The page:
Gut Check On Riffe

There was a 19-way tie for fourth place at a bass tournament on Riffe Lake yesterday — 19 of 23 anglers came in with zero smallies or largies.

But at least one boat figured out what to do in the upper Cowlitz River reservoir’s 43-degree waters: Trap ’em.

That according to my friend Chris Spencer of Longview.

I’ve written about him here and in the magazine in the past. You may recall his antics as the springer angler on the shore at Drano Lake stabbing his baitcaster reel to death, and his attempts to catch walleye during a heckuva coho run a couple falls ago.

Last year Spencer wasn’t doing so good on the springer front, so he said to hell with it. Hung up his salmon gear, picked up his bass stuff.

Pretty soon he’d joined a bass club and was raving about everything he was learning. Just last month he fished a tournament all the way down in Florence, Oregon.

In typical Spencerian fashion, that trip was a massive clunterfunkle from the get go, but the kid’s resilient, and so on Sunday, he found himself driving up to Riffe through mixed rain and snow for the 7 a.m. blast-off of the Mt. St. Helens Bassmasters’ fourth tourney of the year.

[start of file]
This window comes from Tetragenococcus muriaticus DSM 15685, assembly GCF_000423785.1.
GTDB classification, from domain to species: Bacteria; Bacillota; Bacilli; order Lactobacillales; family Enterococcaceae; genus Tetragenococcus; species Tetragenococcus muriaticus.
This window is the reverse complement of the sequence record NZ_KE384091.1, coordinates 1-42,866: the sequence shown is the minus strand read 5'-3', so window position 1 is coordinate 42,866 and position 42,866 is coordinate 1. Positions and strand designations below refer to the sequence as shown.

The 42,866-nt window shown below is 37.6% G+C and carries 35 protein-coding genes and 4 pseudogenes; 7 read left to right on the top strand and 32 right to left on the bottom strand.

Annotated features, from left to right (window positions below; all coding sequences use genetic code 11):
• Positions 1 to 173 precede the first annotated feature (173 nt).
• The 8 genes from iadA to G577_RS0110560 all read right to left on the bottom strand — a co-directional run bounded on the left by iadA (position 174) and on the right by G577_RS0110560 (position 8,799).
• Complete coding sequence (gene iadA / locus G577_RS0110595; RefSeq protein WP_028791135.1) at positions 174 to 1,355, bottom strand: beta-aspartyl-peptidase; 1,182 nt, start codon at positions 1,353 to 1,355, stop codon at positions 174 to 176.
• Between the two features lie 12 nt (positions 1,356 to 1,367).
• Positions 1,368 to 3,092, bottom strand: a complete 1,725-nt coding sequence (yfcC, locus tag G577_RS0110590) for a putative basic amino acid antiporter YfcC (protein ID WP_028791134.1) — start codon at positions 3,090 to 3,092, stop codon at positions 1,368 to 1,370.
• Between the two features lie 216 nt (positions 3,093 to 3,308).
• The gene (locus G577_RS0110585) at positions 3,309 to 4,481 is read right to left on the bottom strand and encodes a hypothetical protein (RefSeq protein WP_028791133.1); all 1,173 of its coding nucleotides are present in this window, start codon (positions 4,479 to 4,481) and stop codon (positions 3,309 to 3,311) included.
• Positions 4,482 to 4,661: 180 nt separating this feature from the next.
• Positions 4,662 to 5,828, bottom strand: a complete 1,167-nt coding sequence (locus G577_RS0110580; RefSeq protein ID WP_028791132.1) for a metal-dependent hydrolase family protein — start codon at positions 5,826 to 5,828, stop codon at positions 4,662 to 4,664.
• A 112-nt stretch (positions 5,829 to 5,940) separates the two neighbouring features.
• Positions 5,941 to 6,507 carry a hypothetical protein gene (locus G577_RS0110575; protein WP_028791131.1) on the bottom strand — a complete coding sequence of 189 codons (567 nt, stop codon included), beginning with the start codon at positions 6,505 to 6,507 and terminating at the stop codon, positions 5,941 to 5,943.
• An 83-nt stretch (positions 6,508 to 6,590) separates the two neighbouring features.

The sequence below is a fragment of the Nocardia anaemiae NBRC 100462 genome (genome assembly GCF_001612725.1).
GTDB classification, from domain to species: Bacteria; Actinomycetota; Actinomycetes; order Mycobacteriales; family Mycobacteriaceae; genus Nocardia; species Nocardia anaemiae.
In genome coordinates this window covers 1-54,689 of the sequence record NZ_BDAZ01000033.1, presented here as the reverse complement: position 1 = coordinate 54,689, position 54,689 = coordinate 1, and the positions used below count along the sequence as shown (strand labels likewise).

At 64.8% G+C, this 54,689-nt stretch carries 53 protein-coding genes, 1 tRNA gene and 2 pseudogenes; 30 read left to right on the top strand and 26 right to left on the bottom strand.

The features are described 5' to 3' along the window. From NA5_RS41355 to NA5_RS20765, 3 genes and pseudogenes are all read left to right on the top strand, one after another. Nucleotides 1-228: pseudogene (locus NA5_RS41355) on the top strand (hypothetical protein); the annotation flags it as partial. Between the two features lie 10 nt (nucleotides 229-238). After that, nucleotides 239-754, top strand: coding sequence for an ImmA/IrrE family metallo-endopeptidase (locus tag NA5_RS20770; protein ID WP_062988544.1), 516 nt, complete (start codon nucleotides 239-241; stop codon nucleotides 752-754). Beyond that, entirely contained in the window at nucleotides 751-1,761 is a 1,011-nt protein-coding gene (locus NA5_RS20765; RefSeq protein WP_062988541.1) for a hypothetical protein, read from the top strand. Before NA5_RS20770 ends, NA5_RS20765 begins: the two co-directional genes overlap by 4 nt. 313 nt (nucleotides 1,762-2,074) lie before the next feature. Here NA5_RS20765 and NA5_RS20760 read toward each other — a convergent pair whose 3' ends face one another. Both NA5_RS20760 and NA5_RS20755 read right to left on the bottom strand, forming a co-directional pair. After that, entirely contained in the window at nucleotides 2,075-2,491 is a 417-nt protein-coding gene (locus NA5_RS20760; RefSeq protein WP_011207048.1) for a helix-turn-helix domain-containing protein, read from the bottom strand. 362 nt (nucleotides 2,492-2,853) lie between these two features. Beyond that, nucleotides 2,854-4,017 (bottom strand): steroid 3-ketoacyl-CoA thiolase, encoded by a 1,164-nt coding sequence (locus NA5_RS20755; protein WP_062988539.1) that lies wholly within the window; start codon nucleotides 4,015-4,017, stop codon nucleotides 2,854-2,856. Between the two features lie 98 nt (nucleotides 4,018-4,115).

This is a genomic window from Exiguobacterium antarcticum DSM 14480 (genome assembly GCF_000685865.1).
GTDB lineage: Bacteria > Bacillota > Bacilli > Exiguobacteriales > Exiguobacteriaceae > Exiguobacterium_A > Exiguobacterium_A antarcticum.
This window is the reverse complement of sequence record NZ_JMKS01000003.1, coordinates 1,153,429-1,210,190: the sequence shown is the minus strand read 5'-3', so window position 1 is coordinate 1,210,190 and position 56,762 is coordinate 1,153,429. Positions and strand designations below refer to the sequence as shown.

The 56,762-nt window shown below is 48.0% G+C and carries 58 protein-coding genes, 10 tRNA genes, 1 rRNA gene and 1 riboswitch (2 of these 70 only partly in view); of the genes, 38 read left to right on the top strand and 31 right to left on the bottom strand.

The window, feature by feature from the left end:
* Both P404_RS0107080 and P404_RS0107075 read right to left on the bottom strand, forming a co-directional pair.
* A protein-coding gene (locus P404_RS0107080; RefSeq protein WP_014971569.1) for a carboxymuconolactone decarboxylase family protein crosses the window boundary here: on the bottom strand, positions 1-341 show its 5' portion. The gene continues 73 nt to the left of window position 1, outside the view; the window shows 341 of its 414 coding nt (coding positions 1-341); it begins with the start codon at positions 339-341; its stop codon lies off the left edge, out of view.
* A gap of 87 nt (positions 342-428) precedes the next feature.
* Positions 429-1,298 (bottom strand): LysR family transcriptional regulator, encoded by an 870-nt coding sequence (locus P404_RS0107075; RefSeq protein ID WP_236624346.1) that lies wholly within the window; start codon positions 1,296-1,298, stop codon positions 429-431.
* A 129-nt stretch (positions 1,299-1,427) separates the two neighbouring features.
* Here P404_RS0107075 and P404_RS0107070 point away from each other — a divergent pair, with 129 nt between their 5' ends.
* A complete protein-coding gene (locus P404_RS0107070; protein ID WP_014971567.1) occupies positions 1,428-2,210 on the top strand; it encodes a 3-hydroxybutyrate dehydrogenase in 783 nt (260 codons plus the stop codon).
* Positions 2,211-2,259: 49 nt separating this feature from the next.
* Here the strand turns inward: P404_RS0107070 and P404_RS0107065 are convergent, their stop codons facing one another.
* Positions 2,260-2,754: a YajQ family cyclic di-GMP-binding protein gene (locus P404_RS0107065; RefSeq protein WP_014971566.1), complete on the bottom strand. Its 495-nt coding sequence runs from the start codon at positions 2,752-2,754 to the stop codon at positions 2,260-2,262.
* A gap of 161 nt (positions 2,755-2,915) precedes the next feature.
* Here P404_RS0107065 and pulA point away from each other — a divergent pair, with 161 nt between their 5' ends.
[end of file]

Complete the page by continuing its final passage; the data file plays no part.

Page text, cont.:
Launching was the easy part. The catching was a different story.

Spencer and partner tried “virtually everything in my bag of tricks fishing from 10 feet of water to 50 feet (but) was unable to put the puzzle together.”

Something in his gut was telling him to try cranks and big white spinnerbaits, but instead they stuck with dragging drop shots and Carolina rigs around creek beds near spawning flats — areas you might find staging bass.

So did most other teams, but not the winners.

“First place went to two young kids who fished crawdad-red Rat-L-Traps (lipless cranks) between 4 and 8 feet of water.  They landed 22 smallmouth, culled I don’t know how many times, but ended up with a five-fish bag weighing just under 15 pounds,” Spencer reports. “That is an impressive bag for ideal conditions — it’s a freaking awesome bag for today. They puzzled it right and the fish were suspended, not on the bottom.”

Second place went to an angler who brought in three largemouth weighing a total of 7 pounds, “all caught on a white 1/2-ounce spinnerbait that he tossed into the mouth of creeks.”

At least one bass was caught on bottom, a 1-pound, 7-ouncer good for third place, reports Spencer.

“Today I learned that my gut feeling along with all the homework and reading I do comes into play in figuring out the puzzle.  I’m actually feeling very good about the day … Now not only do I know the lake a lot better, I know a few more patterns that will work in ‘cold’ conditions despite what most people take for the gospel.  Crankbaits and spinnerbaits catch fish in cold water,” he says.

Keep at it, Spencer, you’re on your way.

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